Oil and gas companies continue to be at a disadvantage when facing cyberattacks because they are not sharing information about incidents, experts said Tuesday at the American Petroleum Institute Cybersecurity Conference & Expo in Houston.
Although a few trusted professionals at oil and gas companies know each other and share information about attacks, communication has been limited and the need for more is extremely high, speakers said.
“We all talk about how we need to share information but we’re not doing it. Why?” said Stuart Wagner, director of information technology security at pipeline giant Enterprise Products Partners. “It’s something everybody thinks is a great idea but it’s not out there.”
A handful of energy company security professionals are working to develop a group that will share information, Wagner said.
But the process will take time, he said. And convincing companies to disclose information about incidents, even to a trusted group of security workers, is not simple, Wagner said.
Companies are concerned that information they share about an attack could be leaked to the public, damaging the companies’ reputations, he said. Also, security workers don’t have much of an immediate incentive to share information about an attack, Wagner said.
“It’s just difficult,” he said. “When you’re busy responding to an incident … you’re dealing with putting out our fire. You don’t wan to spend time telling people how to put out their fire.”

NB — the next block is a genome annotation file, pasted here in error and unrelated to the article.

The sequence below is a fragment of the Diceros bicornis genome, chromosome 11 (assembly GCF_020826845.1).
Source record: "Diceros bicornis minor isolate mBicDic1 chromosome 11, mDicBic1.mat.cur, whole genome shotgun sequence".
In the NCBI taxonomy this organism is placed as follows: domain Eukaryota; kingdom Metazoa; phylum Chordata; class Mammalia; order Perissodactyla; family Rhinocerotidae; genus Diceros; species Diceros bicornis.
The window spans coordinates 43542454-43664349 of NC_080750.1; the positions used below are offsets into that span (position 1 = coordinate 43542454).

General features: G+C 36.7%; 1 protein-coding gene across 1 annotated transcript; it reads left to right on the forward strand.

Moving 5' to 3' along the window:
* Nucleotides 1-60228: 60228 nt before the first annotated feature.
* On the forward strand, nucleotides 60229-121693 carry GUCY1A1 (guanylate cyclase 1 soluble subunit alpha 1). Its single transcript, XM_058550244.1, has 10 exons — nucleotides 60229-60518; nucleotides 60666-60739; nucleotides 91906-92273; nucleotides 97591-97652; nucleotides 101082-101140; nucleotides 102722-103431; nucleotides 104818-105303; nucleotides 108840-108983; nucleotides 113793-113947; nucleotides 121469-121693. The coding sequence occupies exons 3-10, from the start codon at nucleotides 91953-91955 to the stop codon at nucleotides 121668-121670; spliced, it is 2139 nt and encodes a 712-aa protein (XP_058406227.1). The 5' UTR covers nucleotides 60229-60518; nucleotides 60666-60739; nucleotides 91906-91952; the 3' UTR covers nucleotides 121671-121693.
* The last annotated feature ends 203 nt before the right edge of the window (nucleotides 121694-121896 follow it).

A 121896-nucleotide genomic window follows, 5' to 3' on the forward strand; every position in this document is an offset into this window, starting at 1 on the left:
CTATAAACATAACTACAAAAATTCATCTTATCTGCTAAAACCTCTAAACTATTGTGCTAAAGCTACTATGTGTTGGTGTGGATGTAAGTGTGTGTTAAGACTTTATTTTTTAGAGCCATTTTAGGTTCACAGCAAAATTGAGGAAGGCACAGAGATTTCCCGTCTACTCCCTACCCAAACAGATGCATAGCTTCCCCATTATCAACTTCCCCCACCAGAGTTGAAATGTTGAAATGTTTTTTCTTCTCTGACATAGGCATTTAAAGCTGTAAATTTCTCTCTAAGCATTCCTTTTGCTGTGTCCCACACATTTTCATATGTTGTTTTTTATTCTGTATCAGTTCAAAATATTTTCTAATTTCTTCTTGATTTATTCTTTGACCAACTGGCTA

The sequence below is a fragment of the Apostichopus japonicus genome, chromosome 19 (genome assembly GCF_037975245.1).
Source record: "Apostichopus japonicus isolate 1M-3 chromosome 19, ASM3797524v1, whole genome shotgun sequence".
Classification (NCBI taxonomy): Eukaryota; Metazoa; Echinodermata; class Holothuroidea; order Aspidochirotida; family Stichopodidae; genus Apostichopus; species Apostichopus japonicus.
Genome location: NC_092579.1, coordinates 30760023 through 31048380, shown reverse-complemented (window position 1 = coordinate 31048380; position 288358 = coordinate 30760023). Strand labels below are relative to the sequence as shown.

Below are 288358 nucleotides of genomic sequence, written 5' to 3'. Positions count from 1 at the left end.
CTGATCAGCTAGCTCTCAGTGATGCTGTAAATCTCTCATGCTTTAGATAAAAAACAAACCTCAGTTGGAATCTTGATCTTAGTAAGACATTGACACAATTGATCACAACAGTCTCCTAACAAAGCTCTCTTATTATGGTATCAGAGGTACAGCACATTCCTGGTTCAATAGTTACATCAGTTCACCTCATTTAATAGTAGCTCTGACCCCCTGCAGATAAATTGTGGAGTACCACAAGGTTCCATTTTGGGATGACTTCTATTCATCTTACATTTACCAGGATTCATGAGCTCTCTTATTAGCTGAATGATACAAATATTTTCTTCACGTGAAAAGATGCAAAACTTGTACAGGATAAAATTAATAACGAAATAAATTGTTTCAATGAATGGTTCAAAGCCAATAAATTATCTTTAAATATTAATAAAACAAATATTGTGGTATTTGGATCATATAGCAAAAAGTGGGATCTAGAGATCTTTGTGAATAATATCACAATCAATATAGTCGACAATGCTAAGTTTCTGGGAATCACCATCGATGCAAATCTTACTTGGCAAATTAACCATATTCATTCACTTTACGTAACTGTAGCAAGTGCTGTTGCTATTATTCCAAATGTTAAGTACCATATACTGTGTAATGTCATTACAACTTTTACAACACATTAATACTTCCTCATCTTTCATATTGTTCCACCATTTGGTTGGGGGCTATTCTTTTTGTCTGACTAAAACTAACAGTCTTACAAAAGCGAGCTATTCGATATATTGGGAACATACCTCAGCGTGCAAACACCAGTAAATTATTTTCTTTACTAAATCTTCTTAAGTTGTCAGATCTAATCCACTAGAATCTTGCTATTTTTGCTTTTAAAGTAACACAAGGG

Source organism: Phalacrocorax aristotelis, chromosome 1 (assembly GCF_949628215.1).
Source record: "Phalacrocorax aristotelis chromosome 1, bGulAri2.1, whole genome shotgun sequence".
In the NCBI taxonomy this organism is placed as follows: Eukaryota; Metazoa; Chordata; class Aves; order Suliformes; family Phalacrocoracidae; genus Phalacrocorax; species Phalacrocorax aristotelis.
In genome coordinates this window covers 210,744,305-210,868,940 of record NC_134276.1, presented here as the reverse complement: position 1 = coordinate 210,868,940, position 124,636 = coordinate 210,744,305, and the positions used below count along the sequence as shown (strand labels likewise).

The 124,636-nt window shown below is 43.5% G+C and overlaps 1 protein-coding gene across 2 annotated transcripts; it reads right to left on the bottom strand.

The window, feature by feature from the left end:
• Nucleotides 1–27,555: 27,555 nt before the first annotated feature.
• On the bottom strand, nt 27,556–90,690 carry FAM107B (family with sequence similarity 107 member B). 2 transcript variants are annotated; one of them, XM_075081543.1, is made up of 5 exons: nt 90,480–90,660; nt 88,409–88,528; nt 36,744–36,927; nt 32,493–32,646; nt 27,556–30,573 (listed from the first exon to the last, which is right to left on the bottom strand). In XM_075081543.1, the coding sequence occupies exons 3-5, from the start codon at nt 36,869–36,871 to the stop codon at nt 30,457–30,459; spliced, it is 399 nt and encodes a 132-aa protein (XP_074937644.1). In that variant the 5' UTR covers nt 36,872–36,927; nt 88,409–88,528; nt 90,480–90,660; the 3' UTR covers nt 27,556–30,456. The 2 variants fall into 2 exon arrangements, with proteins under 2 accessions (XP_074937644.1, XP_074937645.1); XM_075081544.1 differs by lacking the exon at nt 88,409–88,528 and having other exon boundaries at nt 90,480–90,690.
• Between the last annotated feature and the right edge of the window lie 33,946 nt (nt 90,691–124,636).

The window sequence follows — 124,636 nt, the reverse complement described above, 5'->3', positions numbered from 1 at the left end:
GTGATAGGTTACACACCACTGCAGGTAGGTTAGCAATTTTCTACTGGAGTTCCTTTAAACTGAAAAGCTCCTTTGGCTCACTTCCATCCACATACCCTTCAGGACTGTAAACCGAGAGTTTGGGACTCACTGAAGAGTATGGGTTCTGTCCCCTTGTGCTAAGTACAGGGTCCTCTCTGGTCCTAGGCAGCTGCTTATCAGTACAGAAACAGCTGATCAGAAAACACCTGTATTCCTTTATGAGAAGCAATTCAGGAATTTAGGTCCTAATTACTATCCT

The benefits of information sharing are undeniable, said David Cowart, director of computer forensics firm Mandiant.
For example, as threats from groups in China grow, companies without information about previous attacks are left exposed to the same malicious software on its systems, Cowart said.
“There’s a lot of attacks coming out of (China) and no single organization can do as much as needs to be done working by themselves,” Cowart said.
Protected online systems for sharing information, perhaps anonymously, will be key in helping to improve oil companies’ awareness of threats, Cowart said.
Those sharing systems would help companies pool information about similar threats so all can look out for malicious files and computer networks that might access their machines, he said.
But for those benefits of information sharing to occur, a system for sharing has to be developed, and companies need to participate, Cowart said.
“They must come into place for us to be successful,” he said. “It’s going to enable us to multiply the force that we can bring to monitoring the threat. It has to be done.”